How to Sell a House by Owner - Definite Guide

By
Real Estate Technology with Houzeo Corp.

As more homeowners pursue sale by owner sales, the need for information detailing how to guarantee success is more apparent. Although FSBO transactions are more acceptable, there's still underlying hesitancy that many sellers face before pursuing an FSBO. Before FSBO sales became a viable way to sell property, this hesitancy had roots in so-called "horror stories." However, now that there are fewer horror stories, it's based on the misconception that FSBO homes stay on the market for longer, sell for less, and require more effort than if you use a traditional real estate agent. However, all these disadvantages originate with sellers not having guidance on navigating an FSBO. Thankfully, this guide on how to sell a house by owner should help you avoid the errors that lead to unsuccess.

The Trifecta of How to Sell a House By Owner 

To achieve a lucrative sale when completing an FSBO sale, you need to do more than list your property and think sellers will come. You need to complete a handful of steps that guarantee your success as an FSBO sale.

The Flat Fee MLS Listing Company 

Most sellers understand the need to find a flat fee MLS company to get onto your city's or county's MLS. 

However, most sellers don't understand how critical the flat fee MLS company is to the transaction. The MLS is more than syndication to buyer agents, it's the foundation of a profitable and quick sale. The one you select -- whether digital-first options like Houzeo or tried-and-tested companies like FSBO.com -- your MLS should offer more than syndication. Therefore, besides the upfront fee on the MLS, you want to pay special attention to:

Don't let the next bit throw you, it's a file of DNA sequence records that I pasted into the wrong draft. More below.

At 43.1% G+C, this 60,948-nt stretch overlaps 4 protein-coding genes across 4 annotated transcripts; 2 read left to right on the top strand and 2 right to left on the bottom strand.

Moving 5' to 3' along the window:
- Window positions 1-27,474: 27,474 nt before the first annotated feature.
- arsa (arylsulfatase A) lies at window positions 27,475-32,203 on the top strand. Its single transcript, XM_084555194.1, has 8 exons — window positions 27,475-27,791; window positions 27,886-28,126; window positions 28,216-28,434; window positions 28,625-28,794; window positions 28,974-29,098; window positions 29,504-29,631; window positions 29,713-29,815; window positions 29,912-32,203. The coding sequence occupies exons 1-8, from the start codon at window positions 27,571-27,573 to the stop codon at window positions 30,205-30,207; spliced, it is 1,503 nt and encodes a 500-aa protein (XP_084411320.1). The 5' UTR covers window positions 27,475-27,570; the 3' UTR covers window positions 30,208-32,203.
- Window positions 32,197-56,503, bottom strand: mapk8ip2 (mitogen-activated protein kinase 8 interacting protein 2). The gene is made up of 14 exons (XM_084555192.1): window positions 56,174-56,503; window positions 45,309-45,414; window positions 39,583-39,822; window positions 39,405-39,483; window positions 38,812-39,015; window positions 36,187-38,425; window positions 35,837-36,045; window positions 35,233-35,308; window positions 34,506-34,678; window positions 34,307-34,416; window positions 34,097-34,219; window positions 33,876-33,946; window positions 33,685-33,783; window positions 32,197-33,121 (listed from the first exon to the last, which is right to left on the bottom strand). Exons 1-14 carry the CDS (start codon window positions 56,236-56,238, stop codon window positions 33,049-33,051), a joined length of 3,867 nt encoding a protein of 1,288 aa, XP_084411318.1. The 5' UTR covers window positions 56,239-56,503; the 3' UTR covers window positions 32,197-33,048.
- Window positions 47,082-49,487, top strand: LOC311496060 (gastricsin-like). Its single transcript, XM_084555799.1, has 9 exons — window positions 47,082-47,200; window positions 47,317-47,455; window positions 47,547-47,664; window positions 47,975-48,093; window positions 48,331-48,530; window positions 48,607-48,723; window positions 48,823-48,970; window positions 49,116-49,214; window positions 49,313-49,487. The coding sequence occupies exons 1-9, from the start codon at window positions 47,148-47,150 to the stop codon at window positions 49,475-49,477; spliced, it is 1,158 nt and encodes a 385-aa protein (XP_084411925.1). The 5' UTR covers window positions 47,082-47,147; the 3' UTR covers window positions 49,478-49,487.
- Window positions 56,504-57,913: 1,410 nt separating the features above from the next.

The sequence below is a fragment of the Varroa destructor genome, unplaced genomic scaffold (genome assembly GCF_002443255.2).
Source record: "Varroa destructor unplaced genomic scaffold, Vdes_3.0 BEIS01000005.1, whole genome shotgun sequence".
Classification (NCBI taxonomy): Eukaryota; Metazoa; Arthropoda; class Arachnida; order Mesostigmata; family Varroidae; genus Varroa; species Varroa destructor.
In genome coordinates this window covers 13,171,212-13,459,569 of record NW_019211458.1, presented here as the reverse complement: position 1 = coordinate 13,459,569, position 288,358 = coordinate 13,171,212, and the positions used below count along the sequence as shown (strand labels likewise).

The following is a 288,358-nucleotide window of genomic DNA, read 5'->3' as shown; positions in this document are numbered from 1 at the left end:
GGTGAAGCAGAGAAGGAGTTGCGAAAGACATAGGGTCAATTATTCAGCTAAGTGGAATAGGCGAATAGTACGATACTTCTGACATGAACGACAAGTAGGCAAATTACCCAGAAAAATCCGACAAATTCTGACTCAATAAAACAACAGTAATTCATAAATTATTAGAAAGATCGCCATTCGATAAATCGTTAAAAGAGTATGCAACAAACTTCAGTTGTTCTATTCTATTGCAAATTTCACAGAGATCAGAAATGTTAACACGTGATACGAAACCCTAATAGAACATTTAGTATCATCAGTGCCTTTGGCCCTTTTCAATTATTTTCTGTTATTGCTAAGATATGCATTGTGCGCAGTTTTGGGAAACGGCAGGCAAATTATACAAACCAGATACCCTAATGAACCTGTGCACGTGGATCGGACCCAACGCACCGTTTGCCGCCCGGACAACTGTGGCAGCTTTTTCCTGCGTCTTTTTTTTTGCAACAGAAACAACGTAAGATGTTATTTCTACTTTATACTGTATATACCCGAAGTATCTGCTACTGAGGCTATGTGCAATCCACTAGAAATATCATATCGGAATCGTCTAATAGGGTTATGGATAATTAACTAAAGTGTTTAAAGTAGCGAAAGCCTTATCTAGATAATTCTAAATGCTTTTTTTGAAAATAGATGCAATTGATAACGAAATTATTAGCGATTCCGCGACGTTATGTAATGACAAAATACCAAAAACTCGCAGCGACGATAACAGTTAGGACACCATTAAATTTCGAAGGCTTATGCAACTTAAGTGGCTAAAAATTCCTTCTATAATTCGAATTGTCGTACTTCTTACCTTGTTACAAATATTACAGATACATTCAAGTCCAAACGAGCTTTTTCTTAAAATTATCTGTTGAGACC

What the flat fee MLS Company Offers

Ideally, your flat fee MLS company should have a six-month listing term standard, allow you to edit your listing for free, and offer 24 property photographs. The MLS company should also provide documentation and phone and email support.

The Costs You Need to Cover

After examining what the flat fee offers, you can gauge what more you need to spend to accomplish a successful sale. You should consider expenses like professional photography, signage, lockbox, documentation, and escrow.

How Many Homes Have Sold Through this Flat Fee MLS

Most Flat Fee MLS don't publicize how many homes they've sold. But that doesn't mean it's impossible to make an accurate guestimation. To do this, you'll have to use a flat fee MLS with a buyer-side website. On this section of the website, you should be able to filter by days on the market and choose the most severe case: longer than 90 days. Comparing the current listings to those older than 90 days should give an idea of how many homes are selling daily. You can check out Houzeo reviews for more information.

The Buyer's Agent Commission

While you can use a flat fee MLS to avoid paying any commission, this is usually the cause of homes receiving very little interest. This minimal interest leads the property to stay on the market for longer and -- when it finally does sell -- sell for considerably less.